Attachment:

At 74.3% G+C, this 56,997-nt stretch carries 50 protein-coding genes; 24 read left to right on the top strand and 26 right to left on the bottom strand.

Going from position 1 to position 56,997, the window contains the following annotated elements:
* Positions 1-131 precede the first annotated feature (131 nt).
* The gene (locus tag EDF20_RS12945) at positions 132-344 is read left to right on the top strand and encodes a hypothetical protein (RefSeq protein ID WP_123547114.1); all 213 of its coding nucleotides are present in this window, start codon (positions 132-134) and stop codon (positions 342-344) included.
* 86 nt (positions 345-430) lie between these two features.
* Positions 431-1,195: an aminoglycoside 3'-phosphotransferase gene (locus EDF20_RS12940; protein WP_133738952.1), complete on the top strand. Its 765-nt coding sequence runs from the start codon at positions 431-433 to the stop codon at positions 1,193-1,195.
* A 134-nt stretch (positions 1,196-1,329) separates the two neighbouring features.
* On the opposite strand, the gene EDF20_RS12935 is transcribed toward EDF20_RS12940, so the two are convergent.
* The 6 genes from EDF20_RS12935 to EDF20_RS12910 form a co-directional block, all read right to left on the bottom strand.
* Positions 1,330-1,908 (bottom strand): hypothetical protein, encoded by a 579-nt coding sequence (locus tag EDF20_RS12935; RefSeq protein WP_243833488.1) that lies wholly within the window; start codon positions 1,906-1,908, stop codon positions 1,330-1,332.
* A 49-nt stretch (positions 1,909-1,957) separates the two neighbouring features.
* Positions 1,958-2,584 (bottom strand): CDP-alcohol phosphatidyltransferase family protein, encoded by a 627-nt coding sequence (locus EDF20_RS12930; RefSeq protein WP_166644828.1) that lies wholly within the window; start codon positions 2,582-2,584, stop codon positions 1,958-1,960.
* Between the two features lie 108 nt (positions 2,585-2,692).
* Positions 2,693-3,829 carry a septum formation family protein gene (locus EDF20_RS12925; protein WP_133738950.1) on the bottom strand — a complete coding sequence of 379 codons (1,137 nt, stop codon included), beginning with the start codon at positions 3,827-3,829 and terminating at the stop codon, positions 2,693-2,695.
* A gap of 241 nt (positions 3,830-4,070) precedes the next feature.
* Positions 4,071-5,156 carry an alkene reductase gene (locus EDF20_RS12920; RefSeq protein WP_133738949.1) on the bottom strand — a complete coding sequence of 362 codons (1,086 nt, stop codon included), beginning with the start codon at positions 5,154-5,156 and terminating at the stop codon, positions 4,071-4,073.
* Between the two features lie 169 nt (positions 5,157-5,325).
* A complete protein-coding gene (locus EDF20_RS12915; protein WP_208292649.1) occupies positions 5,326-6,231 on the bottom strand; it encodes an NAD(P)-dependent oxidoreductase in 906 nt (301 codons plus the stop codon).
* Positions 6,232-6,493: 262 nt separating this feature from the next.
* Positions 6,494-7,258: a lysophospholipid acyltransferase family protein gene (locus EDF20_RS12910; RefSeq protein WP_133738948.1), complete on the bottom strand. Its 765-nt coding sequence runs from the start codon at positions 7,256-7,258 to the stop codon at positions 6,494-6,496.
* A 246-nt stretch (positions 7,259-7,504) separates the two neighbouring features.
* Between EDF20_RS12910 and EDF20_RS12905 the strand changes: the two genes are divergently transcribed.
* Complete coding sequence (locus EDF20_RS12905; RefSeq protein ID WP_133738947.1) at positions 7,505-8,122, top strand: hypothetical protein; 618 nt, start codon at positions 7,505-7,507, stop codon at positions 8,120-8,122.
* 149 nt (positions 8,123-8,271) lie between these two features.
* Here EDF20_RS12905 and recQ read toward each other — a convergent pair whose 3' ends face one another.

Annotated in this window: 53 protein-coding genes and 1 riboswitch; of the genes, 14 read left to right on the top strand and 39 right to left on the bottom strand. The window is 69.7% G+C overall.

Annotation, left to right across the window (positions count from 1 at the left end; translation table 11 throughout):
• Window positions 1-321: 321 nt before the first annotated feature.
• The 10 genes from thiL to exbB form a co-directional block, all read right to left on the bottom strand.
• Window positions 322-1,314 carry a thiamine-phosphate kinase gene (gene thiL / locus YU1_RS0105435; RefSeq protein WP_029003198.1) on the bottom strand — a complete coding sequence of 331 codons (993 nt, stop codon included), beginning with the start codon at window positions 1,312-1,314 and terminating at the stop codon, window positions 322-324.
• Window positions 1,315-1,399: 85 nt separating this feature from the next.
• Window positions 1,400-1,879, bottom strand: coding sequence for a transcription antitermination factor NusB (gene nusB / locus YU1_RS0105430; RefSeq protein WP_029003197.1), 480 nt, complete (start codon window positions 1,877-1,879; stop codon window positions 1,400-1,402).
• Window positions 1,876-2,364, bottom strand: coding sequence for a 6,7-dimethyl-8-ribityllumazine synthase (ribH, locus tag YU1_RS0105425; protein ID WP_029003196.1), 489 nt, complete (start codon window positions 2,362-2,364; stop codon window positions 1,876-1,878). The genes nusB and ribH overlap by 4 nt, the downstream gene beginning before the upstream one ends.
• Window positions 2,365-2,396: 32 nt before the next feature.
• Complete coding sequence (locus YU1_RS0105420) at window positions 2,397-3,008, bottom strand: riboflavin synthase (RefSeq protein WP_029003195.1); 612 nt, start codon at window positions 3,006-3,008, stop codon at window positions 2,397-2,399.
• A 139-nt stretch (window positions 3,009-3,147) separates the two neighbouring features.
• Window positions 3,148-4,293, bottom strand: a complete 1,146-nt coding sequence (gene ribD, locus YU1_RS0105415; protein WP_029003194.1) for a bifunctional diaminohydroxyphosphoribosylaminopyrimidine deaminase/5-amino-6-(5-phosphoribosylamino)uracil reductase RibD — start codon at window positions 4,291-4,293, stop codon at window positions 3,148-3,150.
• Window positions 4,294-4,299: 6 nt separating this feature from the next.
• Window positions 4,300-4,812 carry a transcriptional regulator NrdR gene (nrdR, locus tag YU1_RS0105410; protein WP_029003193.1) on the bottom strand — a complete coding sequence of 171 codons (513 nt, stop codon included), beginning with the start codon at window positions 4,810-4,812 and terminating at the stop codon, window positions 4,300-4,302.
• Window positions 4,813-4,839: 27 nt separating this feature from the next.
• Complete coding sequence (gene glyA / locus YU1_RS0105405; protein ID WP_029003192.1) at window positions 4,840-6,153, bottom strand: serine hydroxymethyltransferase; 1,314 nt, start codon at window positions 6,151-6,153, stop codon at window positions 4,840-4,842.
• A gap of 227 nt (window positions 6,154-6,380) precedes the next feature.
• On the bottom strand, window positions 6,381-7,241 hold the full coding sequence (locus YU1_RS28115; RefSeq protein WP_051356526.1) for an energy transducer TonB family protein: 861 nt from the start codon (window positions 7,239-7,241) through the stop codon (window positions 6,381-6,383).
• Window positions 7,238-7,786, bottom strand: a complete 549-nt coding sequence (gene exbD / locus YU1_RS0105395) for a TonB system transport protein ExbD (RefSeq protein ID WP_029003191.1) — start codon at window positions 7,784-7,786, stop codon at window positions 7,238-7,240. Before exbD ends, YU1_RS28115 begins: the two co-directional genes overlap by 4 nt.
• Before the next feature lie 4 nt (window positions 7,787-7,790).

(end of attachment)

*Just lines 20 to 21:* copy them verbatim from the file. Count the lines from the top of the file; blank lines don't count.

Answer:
* Positions 6,494-7,258: a lysophospholipid acyltransferase family protein gene (locus EDF20_RS12910; RefSeq protein WP_133738948.1), complete on the bottom strand. Its 765-nt coding sequence runs from the start codon at positions 7,256-7,258 to the stop codon at positions 6,494-6,496.
* A 246-nt stretch (positions 7,259-7,504) separates the two neighbouring features.